A notable incident regarding this happened in Philadelphia in 1791, where a free black youth came to her house asking to be taught how to write. Subsequently, she placed the boy in a local evening school, though not without objections from a neighbor. Adams responded that he was "a Freeman as much as any of the young Men and merely because his Face is Black, is he to be denied instruction? How is he to be qualified to procure a livelihood? ... I have not thought it any disgrace to my self to take him into my parlor and teach him both to read and write."
Adams was an active member of First Parish Church in Quincy, which became Unitarian in doctrine by 1753. Her theological views evolved over the course of her life. In a letter to her son near the end of her life, dated May 5, 1816, she wrote of her religious beliefs:
I acknowledge myself a unitarian – Believing that the Father alone, is the supreme God, and that Jesus Christ derived his Being, and all his powers and honors from the Father ... There is not any reasoning which can convince me, contrary to my senses, that three is one, and one three.
She also asked Louisa Adams in a letter dated January 3, 1818, "When will Mankind be convinced that true Religion is from the Heart, between Man and his creator, and not the imposition of Man or creeds and tests?"
Historian Joseph Ellis has found that the 1200 letters between John and Abigail "constituted a treasure trove of unexpected intimacy and candor, more revealing than any other correspondence between a prominent American husband and wife in American history." Ellis (2011) says that Abigail, although self-educated, was a better and more colorful letter-writer than John, even though John was one of the best letter-writers of the age. Ellis argues that Abigail was the more resilient and more emotionally balanced of the two, and calls her one of the most extraordinary women in American history.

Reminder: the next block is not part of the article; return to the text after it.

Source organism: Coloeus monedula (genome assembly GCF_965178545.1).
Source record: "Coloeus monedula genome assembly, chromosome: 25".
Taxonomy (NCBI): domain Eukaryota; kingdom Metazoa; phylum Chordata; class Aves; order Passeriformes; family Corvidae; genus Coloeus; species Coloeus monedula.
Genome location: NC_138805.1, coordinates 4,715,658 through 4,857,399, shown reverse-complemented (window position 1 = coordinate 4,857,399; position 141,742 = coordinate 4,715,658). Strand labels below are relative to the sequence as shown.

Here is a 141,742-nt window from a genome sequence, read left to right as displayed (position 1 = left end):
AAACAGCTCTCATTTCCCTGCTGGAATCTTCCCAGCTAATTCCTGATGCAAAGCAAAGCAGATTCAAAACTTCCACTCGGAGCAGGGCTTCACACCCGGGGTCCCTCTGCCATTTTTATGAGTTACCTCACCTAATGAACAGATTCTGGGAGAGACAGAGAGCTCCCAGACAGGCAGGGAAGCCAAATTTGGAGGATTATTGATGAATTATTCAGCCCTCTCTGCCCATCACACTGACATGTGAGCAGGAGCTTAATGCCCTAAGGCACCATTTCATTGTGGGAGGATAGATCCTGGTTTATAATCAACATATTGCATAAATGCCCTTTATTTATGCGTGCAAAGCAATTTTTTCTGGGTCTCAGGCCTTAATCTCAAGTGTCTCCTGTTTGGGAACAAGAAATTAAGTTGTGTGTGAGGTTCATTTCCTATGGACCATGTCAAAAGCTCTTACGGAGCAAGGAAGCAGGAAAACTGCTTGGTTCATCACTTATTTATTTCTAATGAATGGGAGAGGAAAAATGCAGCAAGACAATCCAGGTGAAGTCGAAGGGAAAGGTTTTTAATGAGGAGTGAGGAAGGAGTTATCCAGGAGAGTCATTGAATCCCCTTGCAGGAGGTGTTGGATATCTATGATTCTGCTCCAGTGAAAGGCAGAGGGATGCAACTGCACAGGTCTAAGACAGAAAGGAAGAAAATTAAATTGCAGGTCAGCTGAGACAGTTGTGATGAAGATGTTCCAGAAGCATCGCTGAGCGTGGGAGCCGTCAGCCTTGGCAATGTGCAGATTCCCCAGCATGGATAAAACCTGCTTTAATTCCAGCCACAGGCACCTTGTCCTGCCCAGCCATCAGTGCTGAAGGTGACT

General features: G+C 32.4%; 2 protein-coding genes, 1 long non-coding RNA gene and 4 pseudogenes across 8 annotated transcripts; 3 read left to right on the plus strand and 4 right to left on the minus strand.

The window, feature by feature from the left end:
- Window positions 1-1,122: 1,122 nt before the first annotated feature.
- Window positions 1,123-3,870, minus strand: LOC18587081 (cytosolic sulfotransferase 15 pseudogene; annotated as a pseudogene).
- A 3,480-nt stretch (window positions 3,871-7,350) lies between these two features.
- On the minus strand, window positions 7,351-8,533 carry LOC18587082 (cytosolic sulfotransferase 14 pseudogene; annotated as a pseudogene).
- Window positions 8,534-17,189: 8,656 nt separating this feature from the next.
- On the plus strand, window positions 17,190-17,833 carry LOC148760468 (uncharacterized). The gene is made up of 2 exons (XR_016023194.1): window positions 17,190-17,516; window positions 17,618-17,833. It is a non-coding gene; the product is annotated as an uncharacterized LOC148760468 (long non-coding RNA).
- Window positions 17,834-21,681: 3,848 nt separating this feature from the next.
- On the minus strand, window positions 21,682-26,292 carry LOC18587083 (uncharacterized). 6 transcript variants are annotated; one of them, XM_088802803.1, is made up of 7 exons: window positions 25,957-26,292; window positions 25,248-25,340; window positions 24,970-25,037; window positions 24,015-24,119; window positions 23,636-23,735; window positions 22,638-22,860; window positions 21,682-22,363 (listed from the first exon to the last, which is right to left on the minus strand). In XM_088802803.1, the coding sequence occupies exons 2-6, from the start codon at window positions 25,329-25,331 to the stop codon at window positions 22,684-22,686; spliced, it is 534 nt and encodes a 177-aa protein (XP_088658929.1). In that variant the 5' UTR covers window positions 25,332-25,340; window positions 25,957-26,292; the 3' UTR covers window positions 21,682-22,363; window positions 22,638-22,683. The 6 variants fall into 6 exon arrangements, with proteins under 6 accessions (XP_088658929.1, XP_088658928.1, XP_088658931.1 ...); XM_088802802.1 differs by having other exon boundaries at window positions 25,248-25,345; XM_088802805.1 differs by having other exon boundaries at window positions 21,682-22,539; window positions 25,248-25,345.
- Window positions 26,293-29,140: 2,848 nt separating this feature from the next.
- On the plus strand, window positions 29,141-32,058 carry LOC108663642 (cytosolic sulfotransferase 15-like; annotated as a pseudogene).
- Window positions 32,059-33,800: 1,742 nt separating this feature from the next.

Abigail Adams by Gilbert Stuart
|"First Lady Abigail Adams", First Ladies: Influence & Image, C-SPAN|
The Abigail Adams Cairn – a mound of rough stones – crowns the nearby Penn Hill from which she and her son, John Quincy Adams, watched the Battle of Bunker Hill and the burning of Charlestown. At that time she was minding the children of Dr. Joseph Warren, president of the Massachusetts Provincial Congress, who was killed in the battle.
An Adams Memorial has been proposed in Washington, D.C., honoring Adams, her husband and other members of their family. One of the subpeaks of New Hampshire's Mount Adams (whose main peak is named for her husband) is named in her honor.
Passages from Adams' letters to her husband figured prominently in songs from the Broadway musical 1776. Virginia Vestoff played Adams in the original 1969 Broadway production of 1776 and recreated the role for the film version in 1972. On television, Kathryn Walker and Leora Dana in the 1976 PBS mini-series The Adams Chronicles. In the mini-series John Adams, which premiered in March 2008 on HBO, she was played by Laura Linney. Linney enjoyed portraying Adams, saying that "she is a woman of both passion and principle." A revolution-era Abigail, circa 1781, is portrayed by Michelle Trachtenberg, on the television series, Sleepy Hollow, in the season 2 episode, "Pittura Infamante" (January 19, 2015), her assistance being crucial in ending a series of unexplained murders from the period. Adams is a featured figure on Judy Chicago's installation piece The Dinner Party, being represented as one of the 999 names on the Heritage Floor.
The First Spouse Program under the Presidential $1 Coin Program authorizes the United States Mint to issue half-ounce $10 gold coins and bronze medal duplicates to honor the first spouses of the United States. The Abigail Adams coin was released on June 19, 2007, and sold out in just hours. She is pictured on the back of the coin writing her most famous letter to John Adams. In February 2009 Coin World reported that some 2007 Abigail Adams medals were struck using the reverse from the 2008 Louisa Adams medal, apparently by mistake. These pieces, called mules, were contained within the 2007 First Spouse medal set. The U.S. Mint has not released an estimate of how many mules were made.
|Ancestors of Abigail Adams|
Some collectors have begun receiving a First Spouse medal mule – a piece bearing the obverse for Abigail Adams and a reverse intended for the Louisa Adams medal. The mules surfaced in some of the 2007 First Spouse sets...